Alpen-Adria Universität Klagenfurt (AUSTRIA)
About this paper:
Appears in: INTED2013 Proceedings
Publication year: 2013
Pages: 40-45
ISBN: 978-84-616-2661-8
ISSN: 2340-1079
Conference name: 7th International Technology, Education and Development Conference
Dates: 4-5 March, 2013
Location: Valencia, Spain
This paper deals with the discovery of mirror neurons, their most important features and the way they influence our social lives. It focuses on their impact on children and their behavior at school. This paper aims at teachers and students in the teachers’ program who hope to better understand their pupils by gaining some insight into the way mirror neurons work.
In the early 1990s, mirror neurons were discovered by a group of scientists from the University of Parma in Italy, lead by Giacomo Rizzalotti. First observed in a monkey’s ventral premotor cortex, they were soon found to be present in human brains as well. Mirror neurons’ defining functional characteristic is that they are activated when a motor act is performed and also when it is witnessed. Mirror neurons enable us to understand, interpret and imitate observed actions and to predict their results intuitively. They inform us about other peoples’ mental and physical condition and can change our own by mirroring our counterpart’s (Bauer 2009:52f).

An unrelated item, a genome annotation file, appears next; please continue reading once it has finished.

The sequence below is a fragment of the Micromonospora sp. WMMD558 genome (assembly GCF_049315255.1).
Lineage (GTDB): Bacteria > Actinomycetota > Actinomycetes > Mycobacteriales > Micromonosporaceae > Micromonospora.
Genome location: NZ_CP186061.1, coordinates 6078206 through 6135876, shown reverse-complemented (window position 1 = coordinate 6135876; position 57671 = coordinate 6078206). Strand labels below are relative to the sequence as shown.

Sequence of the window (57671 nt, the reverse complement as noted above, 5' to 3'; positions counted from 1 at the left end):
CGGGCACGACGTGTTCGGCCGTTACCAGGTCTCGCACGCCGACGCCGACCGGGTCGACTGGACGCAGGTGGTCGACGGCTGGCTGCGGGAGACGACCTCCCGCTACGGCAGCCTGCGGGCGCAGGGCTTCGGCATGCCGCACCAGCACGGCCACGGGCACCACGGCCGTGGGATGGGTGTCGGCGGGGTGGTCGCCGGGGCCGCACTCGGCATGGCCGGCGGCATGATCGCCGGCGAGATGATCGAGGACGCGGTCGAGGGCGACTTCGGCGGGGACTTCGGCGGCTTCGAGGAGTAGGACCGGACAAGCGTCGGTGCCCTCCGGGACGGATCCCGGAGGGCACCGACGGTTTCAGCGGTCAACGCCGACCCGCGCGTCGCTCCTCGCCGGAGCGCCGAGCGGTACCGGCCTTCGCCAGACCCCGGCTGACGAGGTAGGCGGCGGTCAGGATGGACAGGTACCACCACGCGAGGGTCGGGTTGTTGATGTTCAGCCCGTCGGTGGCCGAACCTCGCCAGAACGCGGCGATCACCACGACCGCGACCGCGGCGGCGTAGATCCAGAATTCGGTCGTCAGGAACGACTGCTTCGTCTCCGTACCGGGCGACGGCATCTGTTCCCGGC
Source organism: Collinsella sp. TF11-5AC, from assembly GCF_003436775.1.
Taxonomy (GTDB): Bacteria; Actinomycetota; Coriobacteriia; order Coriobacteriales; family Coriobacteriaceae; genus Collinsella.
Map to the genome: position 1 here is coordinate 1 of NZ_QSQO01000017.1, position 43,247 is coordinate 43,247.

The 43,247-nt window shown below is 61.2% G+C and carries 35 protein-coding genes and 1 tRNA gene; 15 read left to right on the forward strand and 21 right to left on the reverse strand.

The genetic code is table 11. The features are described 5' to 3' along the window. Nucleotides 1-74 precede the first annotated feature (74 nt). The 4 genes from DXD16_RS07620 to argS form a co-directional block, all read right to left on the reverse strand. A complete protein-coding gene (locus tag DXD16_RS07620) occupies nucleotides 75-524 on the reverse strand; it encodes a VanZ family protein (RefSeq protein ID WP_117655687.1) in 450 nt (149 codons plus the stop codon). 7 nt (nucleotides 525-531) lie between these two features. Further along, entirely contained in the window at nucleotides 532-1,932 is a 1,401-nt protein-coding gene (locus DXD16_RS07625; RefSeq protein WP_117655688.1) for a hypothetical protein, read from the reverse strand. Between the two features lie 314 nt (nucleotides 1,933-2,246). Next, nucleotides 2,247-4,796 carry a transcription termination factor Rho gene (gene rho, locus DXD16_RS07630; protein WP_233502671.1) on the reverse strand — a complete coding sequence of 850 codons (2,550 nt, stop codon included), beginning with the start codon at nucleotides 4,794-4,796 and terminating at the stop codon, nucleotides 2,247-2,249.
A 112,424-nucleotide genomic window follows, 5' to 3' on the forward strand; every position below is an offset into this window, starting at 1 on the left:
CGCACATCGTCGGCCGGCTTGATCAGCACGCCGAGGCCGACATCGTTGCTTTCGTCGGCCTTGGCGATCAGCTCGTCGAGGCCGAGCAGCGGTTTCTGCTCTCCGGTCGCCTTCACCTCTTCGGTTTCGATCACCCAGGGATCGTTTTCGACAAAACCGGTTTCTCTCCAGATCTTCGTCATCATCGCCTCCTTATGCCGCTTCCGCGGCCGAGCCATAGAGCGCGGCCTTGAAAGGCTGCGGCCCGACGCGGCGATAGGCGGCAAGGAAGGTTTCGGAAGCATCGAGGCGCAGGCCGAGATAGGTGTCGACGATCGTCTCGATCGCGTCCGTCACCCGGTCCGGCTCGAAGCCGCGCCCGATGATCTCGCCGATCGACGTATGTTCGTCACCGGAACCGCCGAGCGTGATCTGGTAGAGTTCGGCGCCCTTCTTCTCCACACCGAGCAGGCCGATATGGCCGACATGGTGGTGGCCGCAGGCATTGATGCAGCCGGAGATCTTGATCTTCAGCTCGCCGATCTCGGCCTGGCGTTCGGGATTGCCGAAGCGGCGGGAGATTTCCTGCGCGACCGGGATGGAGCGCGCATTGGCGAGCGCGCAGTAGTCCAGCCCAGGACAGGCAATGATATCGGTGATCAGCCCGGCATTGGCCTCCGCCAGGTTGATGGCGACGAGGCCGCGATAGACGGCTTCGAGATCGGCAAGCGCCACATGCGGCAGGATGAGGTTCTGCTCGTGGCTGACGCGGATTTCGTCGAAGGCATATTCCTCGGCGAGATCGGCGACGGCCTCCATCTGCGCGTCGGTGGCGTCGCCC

From birth, mirror neurons enable children to communicate with their environment by imitating actions they witness. Although imitation is not an essential part of communication anymore when speech is acquired, mirror neurons allow us to keep imitating facial expressions, sentiments and postures subconsciously throughout life, thus facilitating interpersonal relationships (Bauer 2009:54). Nevertheless, mirror neurons have so far received little attention in educational theory. As teaching always involves interpersonal dealings, however, they play an important role in teacher-student-relations and students’ behavior in classroom. This paper is supposed to raise awareness to the way mirror neurons work and their range of influence; thus contributing to an improvement of children’s learning environment and interpersonal communication at school.

Bauer, Joachim. 2009. „Kleine Zellen, große Gefühle – wie Spiegelneuronen funktionieren. Die neurobiologischen Grundlagen der «Theory of Mind»“. In: Ulrich Herrmann (ed.). Neurodidaktik. Grundlagen und Vorschläge für gehirngerechtes Lehren und Lernen. Weinheim: Beltz, pp. 49-57